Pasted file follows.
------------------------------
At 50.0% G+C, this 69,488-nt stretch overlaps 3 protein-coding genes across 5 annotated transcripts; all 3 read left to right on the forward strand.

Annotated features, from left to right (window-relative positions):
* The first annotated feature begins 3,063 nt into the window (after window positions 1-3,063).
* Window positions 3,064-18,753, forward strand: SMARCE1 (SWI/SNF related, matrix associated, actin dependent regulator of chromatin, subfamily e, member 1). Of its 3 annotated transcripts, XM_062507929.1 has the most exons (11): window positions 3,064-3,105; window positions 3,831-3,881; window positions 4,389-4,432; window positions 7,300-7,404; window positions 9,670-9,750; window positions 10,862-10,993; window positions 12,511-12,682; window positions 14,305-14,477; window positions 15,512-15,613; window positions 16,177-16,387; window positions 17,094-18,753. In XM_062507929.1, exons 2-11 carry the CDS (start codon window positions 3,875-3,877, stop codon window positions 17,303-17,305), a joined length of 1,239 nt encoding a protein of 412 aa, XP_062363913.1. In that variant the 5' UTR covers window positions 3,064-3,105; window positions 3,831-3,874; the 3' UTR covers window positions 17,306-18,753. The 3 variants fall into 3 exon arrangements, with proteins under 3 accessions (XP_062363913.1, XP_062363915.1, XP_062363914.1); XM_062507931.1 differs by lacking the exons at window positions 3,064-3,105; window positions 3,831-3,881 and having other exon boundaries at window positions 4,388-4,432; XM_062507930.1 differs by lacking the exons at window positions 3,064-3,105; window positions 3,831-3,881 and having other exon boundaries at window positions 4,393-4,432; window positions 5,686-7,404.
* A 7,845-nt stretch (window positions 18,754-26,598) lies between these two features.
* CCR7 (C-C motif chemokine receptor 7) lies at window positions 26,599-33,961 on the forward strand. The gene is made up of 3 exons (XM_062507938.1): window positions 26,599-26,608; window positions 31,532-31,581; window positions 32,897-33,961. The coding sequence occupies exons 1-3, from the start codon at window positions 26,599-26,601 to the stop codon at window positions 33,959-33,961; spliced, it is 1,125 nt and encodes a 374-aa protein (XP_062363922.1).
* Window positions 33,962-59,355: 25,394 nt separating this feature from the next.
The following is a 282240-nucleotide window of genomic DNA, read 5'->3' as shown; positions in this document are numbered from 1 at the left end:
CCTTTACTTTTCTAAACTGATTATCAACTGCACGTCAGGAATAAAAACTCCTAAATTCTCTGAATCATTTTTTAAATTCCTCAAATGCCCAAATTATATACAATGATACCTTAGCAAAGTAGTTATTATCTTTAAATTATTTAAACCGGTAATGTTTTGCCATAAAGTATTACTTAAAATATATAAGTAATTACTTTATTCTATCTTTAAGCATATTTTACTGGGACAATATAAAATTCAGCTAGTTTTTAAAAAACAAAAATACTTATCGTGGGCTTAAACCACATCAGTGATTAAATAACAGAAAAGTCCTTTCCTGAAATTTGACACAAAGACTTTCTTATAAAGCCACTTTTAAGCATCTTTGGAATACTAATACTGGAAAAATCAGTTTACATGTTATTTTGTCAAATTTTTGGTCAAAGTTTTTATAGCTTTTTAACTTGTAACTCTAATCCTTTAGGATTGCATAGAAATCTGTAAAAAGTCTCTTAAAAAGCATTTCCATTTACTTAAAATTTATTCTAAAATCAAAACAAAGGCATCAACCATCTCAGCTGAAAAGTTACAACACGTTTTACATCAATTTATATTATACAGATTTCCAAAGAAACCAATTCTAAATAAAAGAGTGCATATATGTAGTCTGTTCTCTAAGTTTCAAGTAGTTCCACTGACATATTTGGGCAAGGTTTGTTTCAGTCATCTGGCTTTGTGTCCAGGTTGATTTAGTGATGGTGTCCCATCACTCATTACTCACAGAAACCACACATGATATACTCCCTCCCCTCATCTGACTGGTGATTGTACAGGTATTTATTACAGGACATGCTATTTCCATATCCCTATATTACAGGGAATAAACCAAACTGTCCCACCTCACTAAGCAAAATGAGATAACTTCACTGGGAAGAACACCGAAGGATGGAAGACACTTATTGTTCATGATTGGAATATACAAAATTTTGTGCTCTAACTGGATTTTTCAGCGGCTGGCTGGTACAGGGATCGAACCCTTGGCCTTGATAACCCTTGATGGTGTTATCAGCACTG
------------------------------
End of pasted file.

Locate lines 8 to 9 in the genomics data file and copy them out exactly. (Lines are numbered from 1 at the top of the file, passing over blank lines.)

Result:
The following is a 282240-nucleotide window of genomic DNA, read 5'->3' as shown; positions in this document are numbered from 1 at the left end:
CCTTTACTTTTCTAAACTGATTATCAACTGCACGTCAGGAATAAAAACTCCTAAATTCTCTGAATCATTTTTTAAATTCCTCAAATGCCCAAATTATATACAATGATACCTTAGCAAAGTAGTTATTATCTTTAAATTATTTAAACCGGTAATGTTTTGCCATAAAGTATTACTTAAAATATATAAGTAATTACTTTATTCTATCTTTAAGCATATTTTACTGGGACAATATAAAATTCAGCTAGTTTTTAAAAAACAAAAATACTTATCGTGGGCTTAAACCACATCAGTGATTAAATAACAGAAAAGTCCTTTCCTGAAATTTGACACAAAGACTTTCTTATAAAGCCACTTTTAAGCATCTTTGGAATACTAATACTGGAAAAATCAGTTTACATGTTATTTTGTCAAATTTTTGGTCAAAGTTTTTATAGCTTTTTAACTTGTAACTCTAATCCTTTAGGATTGCATAGAAATCTGTAAAAAGTCTCTTAAAAAGCATTTCCATTTACTTAAAATTTATTCTAAAATCAAAACAAAGGCATCAACCATCTCAGCTGAAAAGTTACAACACGTTTTACATCAATTTATATTATACAGATTTCCAAAGAAACCAATTCTAAATAAAAGAGTGCATATATGTAGTCTGTTCTCTAAGTTTCAAGTAGTTCCACTGACATATTTGGGCAAGGTTTGTTTCAGTCATCTGGCTTTGTGTCCAGGTTGATTTAGTGATGGTGTCCCATCACTCATTACTCACAGAAACCACACATGATATACTCCCTCCCCTCATCTGACTGGTGATTGTACAGGTATTTATTACAGGACATGCTATTTCCATATCCCTATATTACAGGGAATAAACCAAACTGTCCCACCTCACTAAGCAAAATGAGATAACTTCACTGGGAAGAACACCGAAGGATGGAAGACACTTATTGTTCATGATTGGAATATACAAAATTTTGTGCTCTAACTGGATTTTTCAGCGGCTGGCTGGTACAGGGATCGAACCCTTGGCCTTGATAACCCTTGATGGTGTTATCAGCACTG